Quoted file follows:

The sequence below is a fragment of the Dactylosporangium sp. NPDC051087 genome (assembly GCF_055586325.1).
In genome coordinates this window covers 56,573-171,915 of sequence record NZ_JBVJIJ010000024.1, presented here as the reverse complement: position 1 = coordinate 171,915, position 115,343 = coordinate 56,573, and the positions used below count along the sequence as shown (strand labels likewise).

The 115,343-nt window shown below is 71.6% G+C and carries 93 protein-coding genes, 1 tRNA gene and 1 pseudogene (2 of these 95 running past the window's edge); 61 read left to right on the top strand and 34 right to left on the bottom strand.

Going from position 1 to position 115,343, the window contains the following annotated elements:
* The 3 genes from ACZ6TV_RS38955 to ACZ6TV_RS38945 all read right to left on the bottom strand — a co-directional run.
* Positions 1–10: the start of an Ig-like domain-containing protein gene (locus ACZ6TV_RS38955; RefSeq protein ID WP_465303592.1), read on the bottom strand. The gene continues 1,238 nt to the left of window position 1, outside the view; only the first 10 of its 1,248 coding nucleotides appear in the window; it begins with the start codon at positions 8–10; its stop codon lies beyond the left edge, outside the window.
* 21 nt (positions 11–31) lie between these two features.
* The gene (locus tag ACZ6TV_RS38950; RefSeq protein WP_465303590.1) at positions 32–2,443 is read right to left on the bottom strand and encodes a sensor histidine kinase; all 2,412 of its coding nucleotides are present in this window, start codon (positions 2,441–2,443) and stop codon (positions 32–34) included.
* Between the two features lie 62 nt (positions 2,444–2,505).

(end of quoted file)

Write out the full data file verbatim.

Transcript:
The sequence below is a fragment of the Dactylosporangium sp. NPDC051087 genome (assembly GCF_055586325.1).
In genome coordinates this window covers 56,573-171,915 of sequence record NZ_JBVJIJ010000024.1, presented here as the reverse complement: position 1 = coordinate 171,915, position 115,343 = coordinate 56,573, and the positions used below count along the sequence as shown (strand labels likewise).

The 115,343-nt window shown below is 71.6% G+C and carries 93 protein-coding genes, 1 tRNA gene and 1 pseudogene (2 of these 95 running past the window's edge); 61 read left to right on the top strand and 34 right to left on the bottom strand.

Going from position 1 to position 115,343, the window contains the following annotated elements:
* The 3 genes from ACZ6TV_RS38955 to ACZ6TV_RS38945 all read right to left on the bottom strand — a co-directional run.
* Positions 1–10: the start of an Ig-like domain-containing protein gene (locus ACZ6TV_RS38955; RefSeq protein ID WP_465303592.1), read on the bottom strand. The gene continues 1,238 nt to the left of window position 1, outside the view; only the first 10 of its 1,248 coding nucleotides appear in the window; it begins with the start codon at positions 8–10; its stop codon lies beyond the left edge, outside the window.
* 21 nt (positions 11–31) lie between these two features.
* The gene (locus tag ACZ6TV_RS38950; RefSeq protein WP_465303590.1) at positions 32–2,443 is read right to left on the bottom strand and encodes a sensor histidine kinase; all 2,412 of its coding nucleotides are present in this window, start codon (positions 2,441–2,443) and stop codon (positions 32–34) included.
* Between the two features lie 62 nt (positions 2,444–2,505).